(Featured Image: From Kustom Kar Kommandos, Kenneth Anger, 1965. © Fantoma Films.)
Despite the band name on the label and the six musicians credited on the sleeve, the Time’s first album is often remembered as a thinly veiled solo effort by Prince. This, however, isn’t strictly true: not only was frontman Morris Day largely responsible for the album’s drum tracks, but Prince also drew heavily on his inner circle for songwriting assistance.
Guitarist Dez Dickerson wrote the lyrics for “Cool”–more on that later–and, less successfully, was solely responsible for “After Hi School.” “The idea was for the record to have a youthful vibe,” Dickerson wrote in his 2003 memoir, so he recorded a four-track demo for a song “where the main character is a kid about to graduate, facing the usual questions from adults, and decisions to be made. Prince liked it, but changed it from its original AC/DC-ish rhythm to a more up-tempo Brit/New Wave feel” (Dickerson 112). The song’s faux-Farfisa accompaniment does recall Prince’s New Wave-flavored “When You Were Mine”; but the cloying lyrics and Morris’ still-untutored vocals do it no favors.
For the album’s most fruitful collaboration, however, Prince didn’t have to look far: in April of 1981, keyboardist and recent Los Angeles transplant Lisa Coleman was still living in his home at 9401 Kiowa Trail. “My room was upstairs,” she later told biographer Matt Thorne, “so he would call me down. ‘Lisa, would you help me do this string part? What about these lyrics? Can you finish this verse?’ He involved me. I punched him in while he was playing the drums, whatever it was” (Thorne 2016). Lisa’s backing vocals are prominent throughout The Time: she, along with Sue Ann Carwell, is one of the “Various Girlfriends” credited in the liner notes. And it was Lisa who provided the lyrical spark–and maybe more–for the album’s comically raunchy closing track, “The Stick.”
Like “Get It Up,” “The Stick” is an extended funk jam–eight and a half minutes on the album–with a squealing Dr. Fink synth solo and Prince on guitar and (clearly audible) backing vocals. But where the former song is brash and busy, the latter is a cool slow burn, anchored by a fuzzy synth-bass groove you can sink up to your knees in. The piano part, most likely also by Lisa, adds a slightly jazzy touch, weaving deftly between Prince’s popping bass licks. If nothing else, her involvement on the track should assuage any lingering doubts of her capacity for funkiness.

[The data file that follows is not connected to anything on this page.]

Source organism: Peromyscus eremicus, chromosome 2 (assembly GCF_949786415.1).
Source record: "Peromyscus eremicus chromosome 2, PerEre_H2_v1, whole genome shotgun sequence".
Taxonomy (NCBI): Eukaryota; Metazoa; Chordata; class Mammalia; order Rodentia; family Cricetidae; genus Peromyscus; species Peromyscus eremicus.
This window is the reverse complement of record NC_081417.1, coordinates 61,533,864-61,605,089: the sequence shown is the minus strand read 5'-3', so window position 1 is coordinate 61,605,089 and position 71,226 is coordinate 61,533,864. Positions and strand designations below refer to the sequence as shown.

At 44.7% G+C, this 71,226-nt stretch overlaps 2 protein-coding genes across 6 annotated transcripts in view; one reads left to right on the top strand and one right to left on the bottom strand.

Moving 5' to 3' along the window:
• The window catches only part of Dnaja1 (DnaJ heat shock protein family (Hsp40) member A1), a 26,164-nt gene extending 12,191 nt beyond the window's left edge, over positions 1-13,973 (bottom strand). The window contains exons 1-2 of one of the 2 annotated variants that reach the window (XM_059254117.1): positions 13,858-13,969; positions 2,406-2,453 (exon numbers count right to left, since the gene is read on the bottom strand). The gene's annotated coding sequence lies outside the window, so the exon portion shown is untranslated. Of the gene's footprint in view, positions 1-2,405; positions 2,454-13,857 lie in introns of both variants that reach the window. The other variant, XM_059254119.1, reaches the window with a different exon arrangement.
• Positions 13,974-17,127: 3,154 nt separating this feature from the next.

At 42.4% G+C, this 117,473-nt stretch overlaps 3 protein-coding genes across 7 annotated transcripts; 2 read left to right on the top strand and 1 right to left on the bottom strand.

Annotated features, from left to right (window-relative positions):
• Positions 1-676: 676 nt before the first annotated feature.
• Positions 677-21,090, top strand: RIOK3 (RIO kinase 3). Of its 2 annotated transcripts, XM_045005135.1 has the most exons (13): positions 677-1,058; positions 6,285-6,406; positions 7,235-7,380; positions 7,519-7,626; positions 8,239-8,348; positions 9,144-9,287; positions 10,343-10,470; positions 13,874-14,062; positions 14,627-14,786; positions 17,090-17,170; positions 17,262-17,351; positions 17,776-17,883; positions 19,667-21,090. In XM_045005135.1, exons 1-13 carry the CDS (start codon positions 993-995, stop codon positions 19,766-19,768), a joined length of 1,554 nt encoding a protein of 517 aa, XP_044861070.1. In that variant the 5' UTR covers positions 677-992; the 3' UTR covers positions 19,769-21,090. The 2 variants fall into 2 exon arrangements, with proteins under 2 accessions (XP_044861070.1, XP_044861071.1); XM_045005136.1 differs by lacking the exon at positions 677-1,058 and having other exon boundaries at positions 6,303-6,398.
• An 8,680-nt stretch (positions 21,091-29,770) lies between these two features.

The precise nature of that involvement, however, has been a point of some confusion. While the song is registered by ASCAP to Prince alone, Per Nilsen’s The Vault credits it solely to Lisa–a conclusion seemingly traceable to an interview with the album’s engineer, Don Batts (Nilsen 1999 86). I had actually decided not to write about “The Stick” for this reason (after all, it’s princesongs.org, not lisasongs.org), until a friend of the blog dug up this 2009 tweet from Coleman herself:
In the tweet, Lisa only explicitly takes credit for a single lyric: a putdown for a lover who is “so automatic I’d rather work my stick.” On the final version, of course, this becomes the immortal line, “You just come too quick, I’d rather work my stick.” I’d like to imagine, however, that Lisa’s influence on the song went just a little further than “sparking the idea.” Coming from Prince and Morris, the whole stick-shift-as-phallus metaphor is an effective enough innuendo in the dirty blues tradition; but it takes on a patina of sophistication and wry detachment in the hands–if you’ll pardon the phrase–of a gay woman. Lisa’s authorship would certainly help explain the song’s seemingly unique status as a paean to male sexual endurance: it’s tempting to imagine her writing from world-weary female experience, with the pronouns simply reversed.
But whoever was responsible for the lyrics, “The Stick” nevertheless marked another new milestone for Prince’s first successful side project. If “Get It Up” was a proof of concept for the Time, then “The Stick” is the moment when their own distinct personality begins to shine through: recognizably cut from the same Minneapolis Sound cloth as their producer, but more unselfconsciously funky, with a sexuality that is less provocative than cartoonishly tongue-in-cheek. It’s this personality that will finally, fully take bloom–with the help of another member of the Prince camp–in the subject of next week’s post.
(Thanks to Louise Be for finding the Lisa tweet that made this post possible–and, of course, to Casey Rain for posing the question to her nine years ago!)